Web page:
13. 13. Anesthesia <ul><li>LOCAL INFILTRATION + CONSIOUS SEDATION </li></ul><ul><li>Midazolam (2 mg upto 10 mg) or </li></ul><ul><li>Neuroleptic Analgeisa (Fentanyl + Droperidol) or </li></ul><ul><li>Opiods + Benzodiazepines & </li></ul><ul><li>Local Infiltration with 2% Lidocaine </li></ul><ul><li>Propofol – be ready with intubation/ventilatory settings </li></ul>
  14. 14. Trocar insertion: Access to the pleural space <ul><li>• Vessels to avoid: internal mammary, the subclavian and the lateral thoracic artery </li></ul><ul><li>Lateral thoracic region between the mid- and anterior axillary line in the fourth to seventh intercostal space </li></ul>
  15. 15. The intercostal space <ul><li>3 muscles, with a neurovascular bundle in the middle and innermost </li></ul><ul><li>Lies in a grove in the inferior aspect of the rib </li></ul><ul><li>Posteriorly, the bundle lies in the middle of the intercostal space until 5-8 cm lateral to the spine. </li></ul><ul><li>*Intercostal vessels may sag in geriatric patients onto the superior costal margin of the adjacent rib </li></ul>
  16. 16. STEPS <ul><li>Patient in the lateral decubitus position with the arms placed over the head in order to increase the size of the intercostal spaces. </li></ul><ul><li>Local anesthesia (intercostal block) with 2% lidocaine and sedation with midazolam drip </li></ul><ul><li>A small caliber trocar (14F) introduced into the intercostal space after incising the chest – to induce a pneumothorax </li></ul><ul><li>Increase the pneumothorax by insufflating air with a 60 ml syringe </li></ul>
  17. 17. STEPS <ul><li>Larger flexible trocar (10mm) then introduced after enlarging the channel. </li></ul><ul><li>A rigid thoracoscope 7 mm diameter inserted into the pleural cavity </li></ul><ul><li>Thoracoscope connected to a video camera and viewed on a screen </li></ul><ul><li>Biopsy, lysing of adhesion or electrocoagulation or cutting - a second smaller (5 mm) incision was made to enable insertion of a second instrument (usually a biopsy forceps) </li></ul>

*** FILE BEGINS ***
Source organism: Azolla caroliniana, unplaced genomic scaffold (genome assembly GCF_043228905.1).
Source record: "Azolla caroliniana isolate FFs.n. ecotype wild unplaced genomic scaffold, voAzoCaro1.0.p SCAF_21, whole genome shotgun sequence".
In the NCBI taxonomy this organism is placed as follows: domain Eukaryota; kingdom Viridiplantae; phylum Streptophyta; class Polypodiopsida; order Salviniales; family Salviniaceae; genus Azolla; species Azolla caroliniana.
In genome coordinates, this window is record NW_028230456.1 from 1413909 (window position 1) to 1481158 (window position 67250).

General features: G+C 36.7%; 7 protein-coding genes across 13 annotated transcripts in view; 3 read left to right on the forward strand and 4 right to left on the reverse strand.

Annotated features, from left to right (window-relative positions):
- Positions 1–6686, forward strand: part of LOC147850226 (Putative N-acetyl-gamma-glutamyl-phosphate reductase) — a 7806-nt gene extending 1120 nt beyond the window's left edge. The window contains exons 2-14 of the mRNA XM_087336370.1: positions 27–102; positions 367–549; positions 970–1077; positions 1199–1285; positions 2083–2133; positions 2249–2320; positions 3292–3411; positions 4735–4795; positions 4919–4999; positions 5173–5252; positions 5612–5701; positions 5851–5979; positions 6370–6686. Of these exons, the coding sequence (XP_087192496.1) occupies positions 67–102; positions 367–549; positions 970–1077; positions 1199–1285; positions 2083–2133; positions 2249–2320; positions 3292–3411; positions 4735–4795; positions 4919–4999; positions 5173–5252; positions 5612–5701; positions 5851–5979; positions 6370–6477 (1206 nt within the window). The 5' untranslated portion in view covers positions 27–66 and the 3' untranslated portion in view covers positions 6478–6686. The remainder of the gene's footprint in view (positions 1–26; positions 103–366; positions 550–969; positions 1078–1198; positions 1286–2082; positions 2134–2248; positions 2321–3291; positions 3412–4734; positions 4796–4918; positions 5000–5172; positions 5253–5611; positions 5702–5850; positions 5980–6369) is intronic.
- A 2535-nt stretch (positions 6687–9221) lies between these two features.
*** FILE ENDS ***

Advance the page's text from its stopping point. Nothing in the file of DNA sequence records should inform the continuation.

18. 18. Pleural Biopsies <ul><li>Most pleural pathology in the posterior costal pleura </li></ul><ul><li>Biopsy specimens from the parietal pleura over the rib </li></ul><ul><li>Ideally, specimens should not be taken from the apex, anterior parietal pleura </li></ul>
  19. 19. Pleural Pathology – Tuberculous PE <ul><li>Diagnostic yield from closed pleural biopsy is 70-90% (with specimens sent for microbiological analysis) </li></ul><ul><li>Needs 6 or more specimens </li></ul><ul><li>Thoracoscopy may offer higher tissue-culture positive rates </li></ul>
  20. 20. Pleural Pathology – Tuberculous PE <ul><li>Visualization of grayish-white granuloma (parietal & diaphragmatic pleura esp. costo-vertebral gutter) </li></ul><ul><li>Multiple biopsies from selected sites (HP Diagnosis 94-98 %) </li></ul><ul><li>TB cultures more frequently positive (esp. when fibrin production is significant) </li></ul><ul><li>Diagnosis by MT + Culture+ HPE∼ 100% (> Closed needle Biopsy + Culture of Pleural Effusion) </li></ul>
  21. 21. Thoracoscopy in Pleural Malignancies <ul><li>Pleural fluid cytology is only positive in 60-70% of cases of pleural malignancy, with marginal benefit when closed pleural biopsy is added </li></ul><ul><li>Patchy involvement of pleural cavity, involvement of the visceral pleura, lower hemithorax/diaphragm involvement </li></ul><ul><li>Allows receptor analysis </li></ul>
  22. 22. Thoracoscopy in Pleural Malignancies <ul><li>Thoracoscopy is the recommended procedure in patients with an undiagnosed effusion and negative pleural fluid cytology, who are suspected of having malignancy. </li></ul><ul><li>The diagnostic yield with thoracoscopy is over 90% in malignant effusions. </li></ul><ul><li>Pleurodesis can be performed during the same procedure if the biopsy is positive (on-site cytology during thoracoscopy), or if the macroscopic appearance is strongly suggestive of malignancy and adequate biopsies have been taken </li></ul>